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'Great inventions of the modern age' grip expats in China

chinadaily.com.cn | Updated: 2017-07-10 08:46

Editor's note:

For centuries, the "Four Great Inventions of Ancient China" - namely the compass, gunpowder, papermaking and printing - have been celebrated as technologies that have made significant contributions to civilization.

Today, novel technologies have once again shortened the physical and cultural distances between different parts of the world.

In a video that went viral online recently, foreign students in China have redefined the "four great inventions" of the modern age: mobile payment, bike-sharing services, e-commerce and high-speed trains.

While technically speaking, these are not purely Chinese inventions, there's no doubt that Chinese innovation has made these technologies even more important in a closely connected world.

Let's take a look at some of these "great inventions of the modern age".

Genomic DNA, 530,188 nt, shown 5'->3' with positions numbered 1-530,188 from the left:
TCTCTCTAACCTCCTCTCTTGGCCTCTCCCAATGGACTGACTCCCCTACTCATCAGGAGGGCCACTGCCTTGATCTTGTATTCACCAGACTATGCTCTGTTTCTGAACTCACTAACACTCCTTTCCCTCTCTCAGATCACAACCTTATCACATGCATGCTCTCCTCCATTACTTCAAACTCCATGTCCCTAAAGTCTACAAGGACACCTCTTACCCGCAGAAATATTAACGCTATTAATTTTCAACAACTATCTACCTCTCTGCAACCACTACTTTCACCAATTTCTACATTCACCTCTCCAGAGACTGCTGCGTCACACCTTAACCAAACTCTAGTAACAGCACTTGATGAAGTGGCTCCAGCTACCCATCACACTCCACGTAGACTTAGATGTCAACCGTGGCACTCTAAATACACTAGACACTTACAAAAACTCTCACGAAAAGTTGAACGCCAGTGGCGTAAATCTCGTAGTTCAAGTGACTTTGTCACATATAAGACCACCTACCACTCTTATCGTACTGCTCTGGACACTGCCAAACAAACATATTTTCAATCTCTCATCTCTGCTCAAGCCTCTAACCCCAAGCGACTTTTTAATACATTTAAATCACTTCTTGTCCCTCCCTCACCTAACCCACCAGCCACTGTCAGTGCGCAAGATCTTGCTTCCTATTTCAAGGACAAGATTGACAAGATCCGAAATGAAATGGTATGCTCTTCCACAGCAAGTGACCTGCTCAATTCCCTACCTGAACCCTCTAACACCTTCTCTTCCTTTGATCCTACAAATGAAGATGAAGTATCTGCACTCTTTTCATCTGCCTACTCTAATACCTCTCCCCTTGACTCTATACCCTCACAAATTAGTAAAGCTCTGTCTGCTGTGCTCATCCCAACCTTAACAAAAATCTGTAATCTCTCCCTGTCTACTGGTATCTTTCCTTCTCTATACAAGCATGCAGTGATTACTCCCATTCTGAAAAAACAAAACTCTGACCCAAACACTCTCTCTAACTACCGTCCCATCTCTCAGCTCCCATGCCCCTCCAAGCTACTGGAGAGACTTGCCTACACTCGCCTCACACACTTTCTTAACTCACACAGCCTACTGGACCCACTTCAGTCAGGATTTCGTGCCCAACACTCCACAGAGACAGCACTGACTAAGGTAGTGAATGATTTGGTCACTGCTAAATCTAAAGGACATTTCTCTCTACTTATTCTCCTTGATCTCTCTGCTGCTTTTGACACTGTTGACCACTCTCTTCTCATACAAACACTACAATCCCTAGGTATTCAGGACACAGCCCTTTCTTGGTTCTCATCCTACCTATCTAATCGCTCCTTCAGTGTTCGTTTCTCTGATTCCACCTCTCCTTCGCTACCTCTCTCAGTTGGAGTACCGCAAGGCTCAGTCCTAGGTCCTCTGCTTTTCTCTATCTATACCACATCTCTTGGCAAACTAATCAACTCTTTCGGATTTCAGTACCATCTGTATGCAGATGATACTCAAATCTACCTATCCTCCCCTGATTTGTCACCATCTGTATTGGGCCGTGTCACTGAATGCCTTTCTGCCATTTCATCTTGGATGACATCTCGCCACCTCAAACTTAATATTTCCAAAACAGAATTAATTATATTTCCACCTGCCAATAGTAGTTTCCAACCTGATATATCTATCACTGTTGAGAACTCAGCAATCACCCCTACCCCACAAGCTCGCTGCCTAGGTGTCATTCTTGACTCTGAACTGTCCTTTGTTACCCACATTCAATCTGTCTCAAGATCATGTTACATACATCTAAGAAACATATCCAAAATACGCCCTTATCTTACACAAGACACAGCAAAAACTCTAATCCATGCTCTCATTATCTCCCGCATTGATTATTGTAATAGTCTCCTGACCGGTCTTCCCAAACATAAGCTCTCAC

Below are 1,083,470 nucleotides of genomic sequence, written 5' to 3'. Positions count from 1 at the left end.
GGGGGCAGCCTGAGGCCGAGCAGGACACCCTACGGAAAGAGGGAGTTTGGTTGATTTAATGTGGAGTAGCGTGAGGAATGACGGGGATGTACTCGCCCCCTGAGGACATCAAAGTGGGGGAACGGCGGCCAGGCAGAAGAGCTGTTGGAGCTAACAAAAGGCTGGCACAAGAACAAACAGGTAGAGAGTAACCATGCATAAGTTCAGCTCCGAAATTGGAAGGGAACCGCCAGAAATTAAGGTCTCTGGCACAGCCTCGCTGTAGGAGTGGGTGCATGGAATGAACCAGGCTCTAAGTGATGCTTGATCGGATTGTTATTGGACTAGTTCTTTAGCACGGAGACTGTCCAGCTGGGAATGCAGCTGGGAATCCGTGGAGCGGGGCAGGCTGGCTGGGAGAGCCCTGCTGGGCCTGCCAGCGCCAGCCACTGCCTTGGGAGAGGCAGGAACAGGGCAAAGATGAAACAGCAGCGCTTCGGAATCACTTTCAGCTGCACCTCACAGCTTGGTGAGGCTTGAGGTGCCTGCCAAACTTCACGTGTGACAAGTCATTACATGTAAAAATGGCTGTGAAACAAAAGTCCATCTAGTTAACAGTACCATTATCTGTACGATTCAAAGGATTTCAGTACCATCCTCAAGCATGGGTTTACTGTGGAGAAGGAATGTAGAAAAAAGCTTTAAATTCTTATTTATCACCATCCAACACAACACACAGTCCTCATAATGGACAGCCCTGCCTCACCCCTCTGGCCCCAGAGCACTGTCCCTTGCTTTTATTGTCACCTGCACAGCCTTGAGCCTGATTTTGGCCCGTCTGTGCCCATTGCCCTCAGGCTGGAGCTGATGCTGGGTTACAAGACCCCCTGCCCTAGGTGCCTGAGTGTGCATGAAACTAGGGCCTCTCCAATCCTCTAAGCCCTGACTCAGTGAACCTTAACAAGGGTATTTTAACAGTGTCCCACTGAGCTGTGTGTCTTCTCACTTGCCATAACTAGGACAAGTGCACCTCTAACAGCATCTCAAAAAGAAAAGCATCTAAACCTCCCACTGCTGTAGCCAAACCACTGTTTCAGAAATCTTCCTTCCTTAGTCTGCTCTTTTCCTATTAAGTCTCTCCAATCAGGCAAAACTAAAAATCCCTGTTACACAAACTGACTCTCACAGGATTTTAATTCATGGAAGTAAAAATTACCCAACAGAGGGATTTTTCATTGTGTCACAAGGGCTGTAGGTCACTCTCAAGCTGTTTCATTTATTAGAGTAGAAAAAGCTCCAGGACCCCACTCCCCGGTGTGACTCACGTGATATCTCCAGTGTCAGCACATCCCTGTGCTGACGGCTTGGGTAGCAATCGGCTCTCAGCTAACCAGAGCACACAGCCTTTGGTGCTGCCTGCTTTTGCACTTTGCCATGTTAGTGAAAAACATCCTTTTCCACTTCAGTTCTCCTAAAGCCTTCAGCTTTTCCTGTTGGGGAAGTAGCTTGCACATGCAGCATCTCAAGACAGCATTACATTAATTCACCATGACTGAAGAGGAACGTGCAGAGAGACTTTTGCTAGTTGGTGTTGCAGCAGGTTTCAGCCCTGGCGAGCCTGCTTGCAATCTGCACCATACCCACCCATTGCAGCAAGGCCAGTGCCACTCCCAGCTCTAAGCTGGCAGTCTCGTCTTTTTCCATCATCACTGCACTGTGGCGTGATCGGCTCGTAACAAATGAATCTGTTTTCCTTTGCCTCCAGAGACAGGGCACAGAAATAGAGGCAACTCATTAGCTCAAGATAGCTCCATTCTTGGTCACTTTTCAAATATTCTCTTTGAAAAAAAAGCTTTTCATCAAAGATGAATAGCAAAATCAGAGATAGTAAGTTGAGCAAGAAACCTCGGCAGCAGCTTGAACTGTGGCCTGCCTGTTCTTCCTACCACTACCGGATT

'Great inventions of the modern age' grip expats in China

Clockwise from top left: German-born Thomas Derksen, an online celebrity with millions of Chinese fans on Weibo and other social media networks, buys a bus ticket using Alipay, enjoys a snack paid for with an app, rents an umbrella at Hangzhou East Railway Station, and buys a bouquet of flowers at Wushan Flower and Fish Market. [Photo/China Daily]

 

1. Mobile payment

Foreigners in China laud the country's world-leading mobile payment industry and say apps have made life a lot more convenient than in their home countries.

Mobile payment systems have grown into a lifestyle choice of Chinese people throughout their daily activities and interactions, following the rapid development of mobile payment services led by third-party payment companies.

Twenty-eight-year-old German-born Thomas Derksen, an online celebrity with millions of Chinese fans on Weibo and other social media networks, recently posted a public letter to German Chancellor Angela Merkel on Weibo and Facebook, calling for the promotion of a cashless economy in Germany.

Derksen spent an entire day in Hangzhou, the capital of East China's Zhejiang province, last year without any cash or credit cards on hand.

The German expatriate, who lives in Shanghai, admitted that it was something he could not imagine doing back home in Europe, but he breezed through the challenge using only his smartphone, which was installed with Alipay, the third-party payment app.

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